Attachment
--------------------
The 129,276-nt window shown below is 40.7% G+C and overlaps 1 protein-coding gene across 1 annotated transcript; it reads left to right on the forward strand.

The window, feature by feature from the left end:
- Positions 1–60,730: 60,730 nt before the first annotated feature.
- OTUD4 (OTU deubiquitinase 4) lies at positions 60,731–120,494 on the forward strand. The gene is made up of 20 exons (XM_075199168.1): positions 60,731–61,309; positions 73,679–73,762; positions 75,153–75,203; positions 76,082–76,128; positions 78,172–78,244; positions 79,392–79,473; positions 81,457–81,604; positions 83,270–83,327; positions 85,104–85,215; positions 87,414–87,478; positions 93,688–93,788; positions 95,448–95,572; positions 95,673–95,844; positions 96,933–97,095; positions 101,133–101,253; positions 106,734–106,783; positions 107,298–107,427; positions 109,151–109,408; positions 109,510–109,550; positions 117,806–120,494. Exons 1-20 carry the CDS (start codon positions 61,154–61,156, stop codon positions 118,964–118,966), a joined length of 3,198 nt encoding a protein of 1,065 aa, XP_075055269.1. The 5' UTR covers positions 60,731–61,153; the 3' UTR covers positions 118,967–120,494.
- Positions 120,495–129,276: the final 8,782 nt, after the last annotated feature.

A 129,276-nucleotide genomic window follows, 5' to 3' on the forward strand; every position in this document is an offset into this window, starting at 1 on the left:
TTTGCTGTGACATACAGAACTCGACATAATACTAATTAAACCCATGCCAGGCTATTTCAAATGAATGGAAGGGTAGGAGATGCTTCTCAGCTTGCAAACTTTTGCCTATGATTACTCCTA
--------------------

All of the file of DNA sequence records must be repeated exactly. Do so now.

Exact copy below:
The 129,276-nt window shown below is 40.7% G+C and overlaps 1 protein-coding gene across 1 annotated transcript; it reads left to right on the forward strand.

The window, feature by feature from the left end:
- Positions 1–60,730: 60,730 nt before the first annotated feature.
- OTUD4 (OTU deubiquitinase 4) lies at positions 60,731–120,494 on the forward strand. The gene is made up of 20 exons (XM_075199168.1): positions 60,731–61,309; positions 73,679–73,762; positions 75,153–75,203; positions 76,082–76,128; positions 78,172–78,244; positions 79,392–79,473; positions 81,457–81,604; positions 83,270–83,327; positions 85,104–85,215; positions 87,414–87,478; positions 93,688–93,788; positions 95,448–95,572; positions 95,673–95,844; positions 96,933–97,095; positions 101,133–101,253; positions 106,734–106,783; positions 107,298–107,427; positions 109,151–109,408; positions 109,510–109,550; positions 117,806–120,494. Exons 1-20 carry the CDS (start codon positions 61,154–61,156, stop codon positions 118,964–118,966), a joined length of 3,198 nt encoding a protein of 1,065 aa, XP_075055269.1. The 5' UTR covers positions 60,731–61,153; the 3' UTR covers positions 118,967–120,494.
- Positions 120,495–129,276: the final 8,782 nt, after the last annotated feature.

A 129,276-nucleotide genomic window follows, 5' to 3' on the forward strand; every position in this document is an offset into this window, starting at 1 on the left:
TTTGCTGTGACATACAGAACTCGACATAATACTAATTAAACCCATGCCAGGCTATTTCAAATGAATGGAAGGGTAGGAGATGCTTCTCAGCTTGCAAACTTTTGCCTATGATTACTCCTA